Friday, January 30, 2015

Superb Sparrows featuring Nelson's, Swamp and Savannah plus Eastern Meadowlark and Western Kingbird

[SW Florida. December 2014]

Nelson's Sparrow has proven to be stubbornly averse to photographic observation with this blogger's prior attempts having been resoundingly defeated and rendered utterly fruitless on more than one occasion. Would a winter trip to SW Florida finally break the jinx?

A quick tour of hotspots in Southwest Florida including Bunche Beach Preserve (Ft. Myers), Church Rd (Felda) and Festival Park in Cape Coral, yielded a thrilling assortment of iconic species -- including the elusive Nelson's -- with species such as:
  • Nelson's Sparrow
  • Swamp Sparrow
  • Savannah Sparrow
  • Florida Scrub-Jay (endemic)
  • Eastern Meadowlark
  • Western Kingbird; and,
  • Loggerhead Shrike
We start with the sparrows:

Optimistic that the time was ripe for lifting the curse of the "no show" Nelson's, this blogger jumped at the opportunity to meet up with Bob Pelkey behind the Publix at John Morris and Summerlin at Bunche Beach Preserve.


Nelson's Sparrow seen at Bunche Beach Preserve
After diligently slogging through the tall grass in marshy habitat, and frustratingly beguiled into mis-identification by the odd Palm Warbler, our quarry was finally sighted. However, it would take a repeat attempt before the Nelson's Sparrow would acquiesce to photography.

Nelson's Sparrow seen at Bunche Beach Preserve
Both Nelson's and Saltmarsh Sparrow can be found at this venue (indeed, both were seen) and their similarity can spark confusion. The difference boils down to the degree of buffiness and the boldness of the streaking on the flanks -- Nelson's is buffier overall while Saltmarh's streaking is crisper and bolder.


Nelson's Sparrow seen at Bunche Beach Preserve
Elation over the successful sighting and (digital) capture of the Nelson's outweighed any concern over soggy footwear due to water-logging in this marshy area. A small price to pay for a Lifer!

Not too far from the Nelson's was the other sparrow species -- Swamp Sparrow:


Swamp Sparrow seen at Bunche Beach
With a grey face, black eyeline, reddish back and an unmarked grey breast, the Swamp Sparrow ranges across the Eastern half of the US. Contrast this with the Nelson's Sparrow which is much more restricted in its distribution -- found breeding only in the interior US and coastal North Atlantic.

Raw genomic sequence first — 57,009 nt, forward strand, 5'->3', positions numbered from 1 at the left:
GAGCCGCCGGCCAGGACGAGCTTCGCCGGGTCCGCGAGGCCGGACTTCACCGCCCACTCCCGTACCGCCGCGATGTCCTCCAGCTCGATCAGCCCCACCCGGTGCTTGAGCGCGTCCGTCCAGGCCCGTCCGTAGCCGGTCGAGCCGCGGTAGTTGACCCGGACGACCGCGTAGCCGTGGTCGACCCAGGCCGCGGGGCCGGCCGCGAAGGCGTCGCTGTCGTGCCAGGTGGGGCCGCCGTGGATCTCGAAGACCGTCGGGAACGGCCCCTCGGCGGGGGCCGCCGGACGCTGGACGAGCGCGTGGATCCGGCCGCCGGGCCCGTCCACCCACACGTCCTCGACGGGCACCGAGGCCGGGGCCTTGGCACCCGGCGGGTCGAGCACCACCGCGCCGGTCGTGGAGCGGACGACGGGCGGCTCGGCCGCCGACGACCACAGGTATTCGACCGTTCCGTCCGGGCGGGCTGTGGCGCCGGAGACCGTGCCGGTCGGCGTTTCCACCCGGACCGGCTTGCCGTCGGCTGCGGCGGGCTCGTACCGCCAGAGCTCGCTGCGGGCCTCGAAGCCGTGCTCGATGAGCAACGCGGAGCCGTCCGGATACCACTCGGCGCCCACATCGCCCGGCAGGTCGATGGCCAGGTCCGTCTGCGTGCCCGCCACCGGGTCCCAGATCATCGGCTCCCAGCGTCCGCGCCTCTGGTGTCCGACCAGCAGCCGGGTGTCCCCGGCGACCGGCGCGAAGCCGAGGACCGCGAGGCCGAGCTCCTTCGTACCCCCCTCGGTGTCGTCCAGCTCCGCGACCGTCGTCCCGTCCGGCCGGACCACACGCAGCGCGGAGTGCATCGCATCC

Swamp Sparrow seen at Bunche Beach
Our third sparrow in the series is Savannah -- observed well at Harns Marsh:


Savannah Sparrow seen at Harns Marsh
Harns Marsh has been reliable for sparrow observation on prior occasions (eg., a Grasshopper Sparrow in Feb 2013) and Savannah Sparrows on this visit were found fairly commonly -- alternately flushing from, and dropping into, the thick grasses.


Savannah Sparrow seen at Harns Marsh
Compared to its breeding plumage (eg., a specimen from Michigan in May), there is less yellow on the supercilium but otherwise both alternate and basic plumages are similar. Savannah Sparrows are found coast to coast in the US and it is uniquely the Western subspecies,  the Belding's Savannah Sparrow, that tends to be darker and larger billed.

In Cape Coral, the target species was the Florida Scrub-Jay:


Florida Scrub-Jay seen at Festival Park
Endemic to Florida and classified as "Vulnerable", it is a delight to see these beautiful corvids amidst the ugly suburban sprawl of Cape Coral.


Florida Scrub-Jay seen at Festival Park

Also reliable at Festival Park is the unsung Icterid, Eastern Meadowlark:


Eastern Meadowlark seen at Festival Park


Eastern Meadowlark seen at Festival Park
While many of our blackbirds are atrocious songsters (Grackles, Red-winged and Yellow-headed Blackbirds, etc), it is only the Orioles and Meadowlarks that can truly musically impress.


Eastern Meadowlark seen at Festival Park

Southern Florida is fortunate to attract a unique mix of overwintering flycatchers -- besides the drab Eastern Phoebe, there are the more flamboyant Scissor-tailed Flycatcher, Vermilion Flycatcher, and Western Kingbird as well.

While a trip with Bob to Church Rd failed to offer up Scissor-tailed Flycatcher, we were kept amused by a small group of Western Kingbird:


Western Kingbird seen at Church Rd


Western Kingbird seen at Church Rd

It is always a delight to observe these bold and noisy tyrant flycatchers. 

Finally, Southern Florida is one of the few places where Loggerhead Shrike is thriving -- even in suburban areas:


Loggerhead Shrike seen at Festival Park
We end with a Bonus Bird:


Sandhill Crane seen at Harns Marsh

A Sandhill Crane flyby seen at Harns Marsh.

Sparrows are the "little brown jobs" that can both confound and delight in equal measure and a Lifer in the form of Nelson's Sparrow assured that this excursion to SW Florida was a success on many levels -- not least for finally breaking the Nelson's jinx!

1 comment:

  1. It is wonderful to be reminded of the sparrows wintering at San Carlos Bay, and see the other species you represent so well close to home in SW Florida, Hemant.

    There was news of the government considering the install of billboards at the approach to Cape Coral at the bridges this week.

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